Shila Ghazanfar works in the evolving field of statistical bioinformatics which looks for genetic relationships that might give new insights into diseases like cancer. She loves her work. She also loves a few other things.
Shila Ghazanfar (BSc (AdvMaths) (Hons) ’13) is a PhD student working in the evolving field of statistical bioinformatics, which models and analyses biological systems involving genes. The goal is to find genetic relationships that might lead to new understandings of diseases such as cancer. She enjoys working with colleagues and collaborators and is also passionate about teaching statistics, believing that statistical literacy is important in today’s increasingly datadriven society.
Food definitely tops the list of my favourites! I’m a first-generation Australian with Afghani heritage so I have a keen love of Afghan cuisine. Some recipes I learn from my mum, others I learn from YouTube like everyone else. Pictured is a special dish called mantu – steamed minced lamb and onion dumplings covered in garlic yoghurt and lentil sauce.
Running or jogging is a great way to escape from the cares of everyday work and life. I like to play some music and run around my local park, especially early in the morning. I pass by a river and see some lovely parklands, and sometimes come across colourful birds like these rainbow lorikeets.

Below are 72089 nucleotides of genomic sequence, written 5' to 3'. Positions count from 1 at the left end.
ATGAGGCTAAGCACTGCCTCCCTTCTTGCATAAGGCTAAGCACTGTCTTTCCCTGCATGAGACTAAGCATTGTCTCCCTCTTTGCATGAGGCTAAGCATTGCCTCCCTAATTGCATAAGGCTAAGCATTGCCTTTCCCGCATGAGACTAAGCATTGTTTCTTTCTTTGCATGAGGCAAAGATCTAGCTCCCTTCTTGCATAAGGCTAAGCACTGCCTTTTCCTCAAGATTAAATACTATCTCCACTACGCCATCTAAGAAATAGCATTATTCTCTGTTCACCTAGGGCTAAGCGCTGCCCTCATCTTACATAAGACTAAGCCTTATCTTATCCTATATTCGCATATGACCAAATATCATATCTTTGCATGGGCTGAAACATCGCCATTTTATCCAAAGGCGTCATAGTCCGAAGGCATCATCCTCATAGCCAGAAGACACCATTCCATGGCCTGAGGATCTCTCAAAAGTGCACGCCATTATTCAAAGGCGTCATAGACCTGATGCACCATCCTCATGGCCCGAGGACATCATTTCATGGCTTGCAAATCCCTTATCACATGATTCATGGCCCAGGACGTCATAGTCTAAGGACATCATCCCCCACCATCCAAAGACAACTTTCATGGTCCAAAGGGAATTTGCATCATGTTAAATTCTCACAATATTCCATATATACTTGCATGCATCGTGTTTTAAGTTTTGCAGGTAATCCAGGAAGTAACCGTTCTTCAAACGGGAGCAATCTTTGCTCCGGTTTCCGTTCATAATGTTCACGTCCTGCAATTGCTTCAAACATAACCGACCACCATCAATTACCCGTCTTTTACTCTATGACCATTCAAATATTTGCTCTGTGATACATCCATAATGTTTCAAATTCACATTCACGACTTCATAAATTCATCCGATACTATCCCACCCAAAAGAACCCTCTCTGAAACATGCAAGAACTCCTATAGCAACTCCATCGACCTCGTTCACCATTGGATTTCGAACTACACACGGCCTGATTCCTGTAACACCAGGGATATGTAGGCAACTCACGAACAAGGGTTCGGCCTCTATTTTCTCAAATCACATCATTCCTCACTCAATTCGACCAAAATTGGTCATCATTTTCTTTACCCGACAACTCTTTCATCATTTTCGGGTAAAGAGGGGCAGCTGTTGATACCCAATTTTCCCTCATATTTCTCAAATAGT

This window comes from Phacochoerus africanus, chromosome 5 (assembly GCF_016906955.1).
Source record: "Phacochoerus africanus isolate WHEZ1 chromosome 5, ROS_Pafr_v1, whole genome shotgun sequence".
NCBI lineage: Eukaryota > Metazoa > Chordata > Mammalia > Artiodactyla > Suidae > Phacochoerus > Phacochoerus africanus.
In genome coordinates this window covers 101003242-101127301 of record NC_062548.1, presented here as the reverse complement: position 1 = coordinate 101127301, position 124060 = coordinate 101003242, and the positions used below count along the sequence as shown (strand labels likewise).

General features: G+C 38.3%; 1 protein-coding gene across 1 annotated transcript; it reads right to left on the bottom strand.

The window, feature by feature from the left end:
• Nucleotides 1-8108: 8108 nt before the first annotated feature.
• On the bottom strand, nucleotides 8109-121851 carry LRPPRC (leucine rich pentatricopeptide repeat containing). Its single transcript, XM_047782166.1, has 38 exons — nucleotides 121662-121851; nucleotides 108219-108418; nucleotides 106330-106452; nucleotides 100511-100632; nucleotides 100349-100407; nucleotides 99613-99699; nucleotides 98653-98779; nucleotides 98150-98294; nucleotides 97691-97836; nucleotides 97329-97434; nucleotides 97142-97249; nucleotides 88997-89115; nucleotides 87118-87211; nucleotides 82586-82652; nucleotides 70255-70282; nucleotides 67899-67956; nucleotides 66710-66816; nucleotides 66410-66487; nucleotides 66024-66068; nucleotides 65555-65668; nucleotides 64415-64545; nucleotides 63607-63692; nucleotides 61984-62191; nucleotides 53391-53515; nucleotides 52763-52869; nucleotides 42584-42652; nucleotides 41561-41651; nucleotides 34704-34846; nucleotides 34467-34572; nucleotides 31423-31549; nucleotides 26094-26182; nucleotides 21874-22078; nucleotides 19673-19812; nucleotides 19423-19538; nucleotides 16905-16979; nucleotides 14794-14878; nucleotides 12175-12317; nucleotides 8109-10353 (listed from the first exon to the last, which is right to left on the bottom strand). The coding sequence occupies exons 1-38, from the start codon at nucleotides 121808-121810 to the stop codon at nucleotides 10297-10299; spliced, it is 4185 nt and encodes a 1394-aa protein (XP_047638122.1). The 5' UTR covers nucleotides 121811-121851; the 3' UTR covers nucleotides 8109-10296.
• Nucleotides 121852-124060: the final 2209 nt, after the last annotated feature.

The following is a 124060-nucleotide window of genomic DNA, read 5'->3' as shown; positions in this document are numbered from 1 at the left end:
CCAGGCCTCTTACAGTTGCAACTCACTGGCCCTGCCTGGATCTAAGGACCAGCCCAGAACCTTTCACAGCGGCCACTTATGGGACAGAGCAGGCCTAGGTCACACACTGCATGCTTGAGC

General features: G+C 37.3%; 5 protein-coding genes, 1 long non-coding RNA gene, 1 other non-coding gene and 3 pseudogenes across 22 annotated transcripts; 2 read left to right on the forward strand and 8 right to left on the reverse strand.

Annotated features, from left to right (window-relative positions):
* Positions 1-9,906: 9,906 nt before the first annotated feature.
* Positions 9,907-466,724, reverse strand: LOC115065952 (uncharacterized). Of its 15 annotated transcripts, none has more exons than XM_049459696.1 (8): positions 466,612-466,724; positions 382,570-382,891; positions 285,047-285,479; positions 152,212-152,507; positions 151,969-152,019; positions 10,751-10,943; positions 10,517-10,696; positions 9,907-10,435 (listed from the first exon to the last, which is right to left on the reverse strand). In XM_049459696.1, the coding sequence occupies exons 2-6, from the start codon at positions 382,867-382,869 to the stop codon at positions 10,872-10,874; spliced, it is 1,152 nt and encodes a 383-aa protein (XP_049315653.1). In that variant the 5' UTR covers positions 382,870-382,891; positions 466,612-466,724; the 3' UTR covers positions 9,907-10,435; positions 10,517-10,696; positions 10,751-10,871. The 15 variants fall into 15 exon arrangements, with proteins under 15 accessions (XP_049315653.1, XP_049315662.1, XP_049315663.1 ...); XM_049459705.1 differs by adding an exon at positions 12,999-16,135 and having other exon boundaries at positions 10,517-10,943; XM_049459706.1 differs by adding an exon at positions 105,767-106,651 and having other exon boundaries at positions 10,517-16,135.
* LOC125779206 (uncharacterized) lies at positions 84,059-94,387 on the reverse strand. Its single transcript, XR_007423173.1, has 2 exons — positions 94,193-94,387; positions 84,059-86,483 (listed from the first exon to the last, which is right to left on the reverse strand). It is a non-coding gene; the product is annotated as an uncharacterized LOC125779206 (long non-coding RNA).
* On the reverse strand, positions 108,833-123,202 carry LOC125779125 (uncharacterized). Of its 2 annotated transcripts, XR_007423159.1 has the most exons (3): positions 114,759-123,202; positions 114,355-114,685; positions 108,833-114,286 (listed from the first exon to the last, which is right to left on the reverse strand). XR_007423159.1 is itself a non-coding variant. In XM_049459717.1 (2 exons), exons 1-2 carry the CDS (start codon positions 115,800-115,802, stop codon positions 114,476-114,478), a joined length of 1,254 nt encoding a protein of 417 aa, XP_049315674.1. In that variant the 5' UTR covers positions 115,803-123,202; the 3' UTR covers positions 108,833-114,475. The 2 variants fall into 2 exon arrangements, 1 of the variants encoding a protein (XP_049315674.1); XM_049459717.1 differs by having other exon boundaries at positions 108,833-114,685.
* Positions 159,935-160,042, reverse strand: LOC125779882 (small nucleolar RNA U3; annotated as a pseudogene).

Doing a PhD has opened up many opportunities to travel, to visit other labs and to attend domestic and international conferences. Last year I presented talks at two international bioinformatics conferences. Making use of a little downtime, I saw snow for the first time! And when it’s as fresh as seen here at Yosemite National Park on a sunny January morning, it’s sure to be one of my favourites.
I am definitely a cat-obsessed person. Not owning one myself doesn’t stop me from hanging out with other friends’ feline pets. Who’d have thought you could take a cat for a walk?
If you know me, you know that I always carry a book in my bag. I love to read, usually on the train. Mostly classics like Jane Austen and the Bronte sisters, but recently I’ve been throwing some popular science and feminist books into the mix. This photo is of a ‘give one, take one’ honour system bookshelf in a Melbourne mall.
All of my time as a PhD student has also been as a Postgraduate Teaching Fellow. This means I have taught many classes, ranging from small tutorials to quite large lectures. It’s certainly not easy, but the way I’ve improved in terms of explaining concepts and increasing my confidence makes teaching one of my favourites.